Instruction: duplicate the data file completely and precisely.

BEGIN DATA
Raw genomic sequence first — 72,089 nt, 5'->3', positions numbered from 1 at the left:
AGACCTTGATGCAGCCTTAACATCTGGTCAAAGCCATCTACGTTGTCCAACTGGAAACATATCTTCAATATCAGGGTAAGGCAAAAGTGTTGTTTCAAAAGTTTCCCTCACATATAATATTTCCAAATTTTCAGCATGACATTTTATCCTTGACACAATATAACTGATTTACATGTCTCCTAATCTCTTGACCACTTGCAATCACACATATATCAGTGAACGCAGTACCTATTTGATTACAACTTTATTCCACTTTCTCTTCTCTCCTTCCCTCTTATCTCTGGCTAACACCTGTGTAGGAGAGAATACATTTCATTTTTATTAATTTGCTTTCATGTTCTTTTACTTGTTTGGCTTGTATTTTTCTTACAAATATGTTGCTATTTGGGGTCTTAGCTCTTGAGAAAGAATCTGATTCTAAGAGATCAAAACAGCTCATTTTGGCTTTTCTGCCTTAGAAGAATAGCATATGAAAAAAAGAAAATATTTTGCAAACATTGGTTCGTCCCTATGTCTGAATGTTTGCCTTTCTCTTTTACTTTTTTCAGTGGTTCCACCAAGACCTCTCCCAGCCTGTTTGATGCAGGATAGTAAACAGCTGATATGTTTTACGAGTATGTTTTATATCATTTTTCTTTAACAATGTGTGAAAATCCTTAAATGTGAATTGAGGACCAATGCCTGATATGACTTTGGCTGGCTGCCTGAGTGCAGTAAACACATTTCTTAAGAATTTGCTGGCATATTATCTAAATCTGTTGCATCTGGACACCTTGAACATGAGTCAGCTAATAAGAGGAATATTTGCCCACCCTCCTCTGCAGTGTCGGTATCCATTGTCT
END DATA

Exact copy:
Raw genomic sequence first — 72,089 nt, 5'->3', positions numbered from 1 at the left:
AGACCTTGATGCAGCCTTAACATCTGGTCAAAGCCATCTACGTTGTCCAACTGGAAACATATCTTCAATATCAGGGTAAGGCAAAAGTGTTGTTTCAAAAGTTTCCCTCACATATAATATTTCCAAATTTTCAGCATGACATTTTATCCTTGACACAATATAACTGATTTACATGTCTCCTAATCTCTTGACCACTTGCAATCACACATATATCAGTGAACGCAGTACCTATTTGATTACAACTTTATTCCACTTTCTCTTCTCTCCTTCCCTCTTATCTCTGGCTAACACCTGTGTAGGAGAGAATACATTTCATTTTTATTAATTTGCTTTCATGTTCTTTTACTTGTTTGGCTTGTATTTTTCTTACAAATATGTTGCTATTTGGGGTCTTAGCTCTTGAGAAAGAATCTGATTCTAAGAGATCAAAACAGCTCATTTTGGCTTTTCTGCCTTAGAAGAATAGCATATGAAAAAAAGAAAATATTTTGCAAACATTGGTTCGTCCCTATGTCTGAATGTTTGCCTTTCTCTTTTACTTTTTTCAGTGGTTCCACCAAGACCTCTCCCAGCCTGTTTGATGCAGGATAGTAAACAGCTGATATGTTTTACGAGTATGTTTTATATCATTTTTCTTTAACAATGTGTGAAAATCCTTAAATGTGAATTGAGGACCAATGCCTGATATGACTTTGGCTGGCTGCCTGAGTGCAGTAAACACATTTCTTAAGAATTTGCTGGCATATTATCTAAATCTGTTGCATCTGGACACCTTGAACATGAGTCAGCTAATAAGAGGAATATTTGCCCACCCTCCTCTGCAGTGTCGGTATCCATTGTCT